Press Release: Govt Can Appoint an Independent Prosecutor Now
The Danquah Institute, a governance think tank, has charged the Government of Ghana to go ahead and implement the ruling party’s manifesto pledge to set up an independent prosecution service “now without shielding behind the unnecessary pretext of a constitutional amendment.” The Executive Director of DI, Gabby Asare Otchere-Darko, made this statement Wednesday evening at public lectures on international corruption delivered by UK barrister and expert on internal criminal law, John Hardy, QC, and renowned criminologist, Prof Ken Attafuah at the K.A Busia Hall, University of Ghana, Legon.
DI: Use Wulensi by-election as pilot exercise  for biometric register and verification
The Danquah Institute has learnt with some regret the news that the Electoral Commission intends to use the old 2008 voters' register for the upcoming July 31 Wulensi by-election. We write to encourage the EC to have a rethink and proactively take the opportunity that this unexpected by-election represents to use Wulensi as a pilot test for the new technology of using a biometric voters' list and biometric verification system for our general elections.
Abstract Justice delayed, they say, is justice denied. Delay in the dispensation of electoral disputes in Nigeria has become an albatross to the Nigerian nation. It has become a sour point in our electoral process. In this article, the writer meticulously looked at the various strategies and procedures for expediting election petitions and appeals in our electoral system. Introduction The general saying is that justice delayed is justice denied, and section 36 (1) of the constitution of the Federal Republic of Nigeria (as amended) gives to every person the right to have his civil rights and obligations determined by a court after a fair hearing and within a reasonable time. For clarity, the sub-section reads: Full Document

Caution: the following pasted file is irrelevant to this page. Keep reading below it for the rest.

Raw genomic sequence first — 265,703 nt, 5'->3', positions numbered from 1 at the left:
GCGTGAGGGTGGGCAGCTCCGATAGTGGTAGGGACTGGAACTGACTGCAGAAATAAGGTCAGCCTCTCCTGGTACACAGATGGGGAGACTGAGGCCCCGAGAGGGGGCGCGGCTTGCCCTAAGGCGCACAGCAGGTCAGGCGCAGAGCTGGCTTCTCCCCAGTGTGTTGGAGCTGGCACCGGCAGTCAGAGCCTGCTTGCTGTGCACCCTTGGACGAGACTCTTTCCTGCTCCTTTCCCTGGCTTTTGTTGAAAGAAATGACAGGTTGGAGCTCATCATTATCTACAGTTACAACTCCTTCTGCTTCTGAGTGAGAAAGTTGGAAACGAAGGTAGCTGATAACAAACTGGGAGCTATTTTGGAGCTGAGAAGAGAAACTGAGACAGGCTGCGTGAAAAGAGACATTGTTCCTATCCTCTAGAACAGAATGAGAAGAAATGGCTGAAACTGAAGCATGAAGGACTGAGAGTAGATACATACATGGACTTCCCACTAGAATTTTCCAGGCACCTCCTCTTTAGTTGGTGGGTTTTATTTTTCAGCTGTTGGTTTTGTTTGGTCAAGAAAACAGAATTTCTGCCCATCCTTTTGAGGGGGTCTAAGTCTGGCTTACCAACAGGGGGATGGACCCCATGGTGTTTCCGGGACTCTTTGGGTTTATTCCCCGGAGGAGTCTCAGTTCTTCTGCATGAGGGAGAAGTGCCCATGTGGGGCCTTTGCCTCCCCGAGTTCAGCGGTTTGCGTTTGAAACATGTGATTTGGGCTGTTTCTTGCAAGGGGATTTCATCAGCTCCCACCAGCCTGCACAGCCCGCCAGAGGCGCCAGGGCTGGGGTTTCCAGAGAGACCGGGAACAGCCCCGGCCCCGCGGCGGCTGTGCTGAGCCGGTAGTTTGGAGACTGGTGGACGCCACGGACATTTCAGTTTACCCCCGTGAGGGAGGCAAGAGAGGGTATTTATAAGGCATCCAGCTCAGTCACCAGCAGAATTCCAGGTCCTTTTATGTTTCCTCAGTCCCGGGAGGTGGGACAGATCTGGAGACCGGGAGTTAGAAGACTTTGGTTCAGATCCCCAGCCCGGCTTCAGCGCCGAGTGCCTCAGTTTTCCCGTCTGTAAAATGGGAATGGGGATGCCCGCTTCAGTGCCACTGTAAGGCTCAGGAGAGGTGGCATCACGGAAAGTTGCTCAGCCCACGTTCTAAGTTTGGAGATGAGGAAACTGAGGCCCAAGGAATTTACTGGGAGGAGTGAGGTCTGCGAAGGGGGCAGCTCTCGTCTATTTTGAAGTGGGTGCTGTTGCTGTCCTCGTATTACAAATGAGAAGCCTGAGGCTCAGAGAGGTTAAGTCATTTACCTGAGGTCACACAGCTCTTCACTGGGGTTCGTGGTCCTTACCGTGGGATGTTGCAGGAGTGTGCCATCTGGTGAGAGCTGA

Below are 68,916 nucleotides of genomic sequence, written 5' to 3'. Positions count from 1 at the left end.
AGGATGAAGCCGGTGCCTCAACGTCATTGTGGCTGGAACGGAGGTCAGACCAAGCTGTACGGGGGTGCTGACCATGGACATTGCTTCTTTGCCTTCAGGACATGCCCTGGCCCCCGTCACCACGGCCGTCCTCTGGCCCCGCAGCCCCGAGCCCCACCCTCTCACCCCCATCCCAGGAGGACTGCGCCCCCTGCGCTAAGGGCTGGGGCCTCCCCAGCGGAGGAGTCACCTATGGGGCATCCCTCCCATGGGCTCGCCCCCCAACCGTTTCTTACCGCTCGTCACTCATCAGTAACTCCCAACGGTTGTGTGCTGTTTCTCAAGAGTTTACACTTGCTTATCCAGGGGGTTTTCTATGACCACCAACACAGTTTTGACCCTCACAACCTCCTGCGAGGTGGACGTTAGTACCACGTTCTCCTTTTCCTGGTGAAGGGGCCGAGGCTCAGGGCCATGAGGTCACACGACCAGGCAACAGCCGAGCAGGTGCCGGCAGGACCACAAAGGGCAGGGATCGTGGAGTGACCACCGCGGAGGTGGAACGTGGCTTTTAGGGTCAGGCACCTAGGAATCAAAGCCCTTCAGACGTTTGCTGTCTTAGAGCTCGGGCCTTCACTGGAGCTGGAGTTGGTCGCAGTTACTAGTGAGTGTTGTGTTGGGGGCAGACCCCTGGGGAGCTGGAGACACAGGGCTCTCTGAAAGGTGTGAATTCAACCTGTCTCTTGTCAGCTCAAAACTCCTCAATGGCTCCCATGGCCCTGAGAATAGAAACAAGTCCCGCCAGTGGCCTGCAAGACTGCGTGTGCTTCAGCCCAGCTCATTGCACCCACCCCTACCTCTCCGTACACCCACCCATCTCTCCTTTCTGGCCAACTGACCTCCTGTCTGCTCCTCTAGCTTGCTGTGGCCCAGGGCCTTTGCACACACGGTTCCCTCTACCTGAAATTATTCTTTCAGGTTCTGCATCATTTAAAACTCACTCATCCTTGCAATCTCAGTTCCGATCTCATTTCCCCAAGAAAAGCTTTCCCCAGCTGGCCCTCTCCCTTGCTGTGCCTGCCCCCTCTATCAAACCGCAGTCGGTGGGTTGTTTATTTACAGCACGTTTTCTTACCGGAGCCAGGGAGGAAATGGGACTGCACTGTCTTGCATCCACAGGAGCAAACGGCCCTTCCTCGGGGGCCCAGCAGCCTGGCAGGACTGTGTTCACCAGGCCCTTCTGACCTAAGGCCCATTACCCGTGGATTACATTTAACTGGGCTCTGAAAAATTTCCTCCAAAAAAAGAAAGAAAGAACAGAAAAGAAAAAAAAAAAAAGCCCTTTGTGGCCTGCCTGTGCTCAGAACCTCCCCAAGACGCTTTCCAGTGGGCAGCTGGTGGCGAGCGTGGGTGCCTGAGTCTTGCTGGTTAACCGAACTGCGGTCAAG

Mobile phone portability: A freedom to choose, the Ghanaian mobile community must reject
July 1 2011 now has another reason to be celebrated as a day of final celebration from the serfdom of rulers, when as true REPUBLICANS, we affirm our belief in OBIARA YE OBIARA and we are all well and truly equal before MAN & GOD. For those still wondering what I am on about, July 1 2011 was the day when MOBILE PHONE PORTABILITY formally arrived in Ghana(unless that is, like its twin sibling, SIM REGISTRATION, its debut has also been put back by another 3 months).
32 Questions for Waterville
I am not a journalist. I was not present at the Waterville press conference. I don’t know if any questions were allowed, and if so whether any were asked. But I have read news stories of the press statement and heard snippets on radio. But these are questions that I would have asked if I had had the privilege of being present at the press conference. Yes, I know that it would not have been feasible to ask 32 questions, but here they are any way. Maybe, these are questions that the Police have asked, or should be asking Waterville.
IMF Concludes Article IV Consultation Mission to Ghana
A mission from the International Monetary Fund (IMF), led by Christina Daseking, visited Accra during April 2-12, 2013, to conduct discussions for the 2013 Article IV consultations. The mission met with President Mahama, Vice-President Amissah-Arthur, Finance Minister Terkper, Bank of Ghana Governor Wampah, other senior officials, members of parliament, and representatives of the private sector, think tanks, trade unions, and civil society. At the end of the mission, Ms. Daseking issued the following statement: “Economic growth continued at a robust pace of 8 percent in 2012 amid rising fiscal and external imbalances. A growing public sector wage bill, costly energy subsidies, and higher interest cost, pushed the fiscal deficit to about 12 percent of GDP. The external current account deficit also widened to 12 percent of GDP, while unadjusted fuel and energy prices and a tightening of monetary policy helped keep inflation in single digits.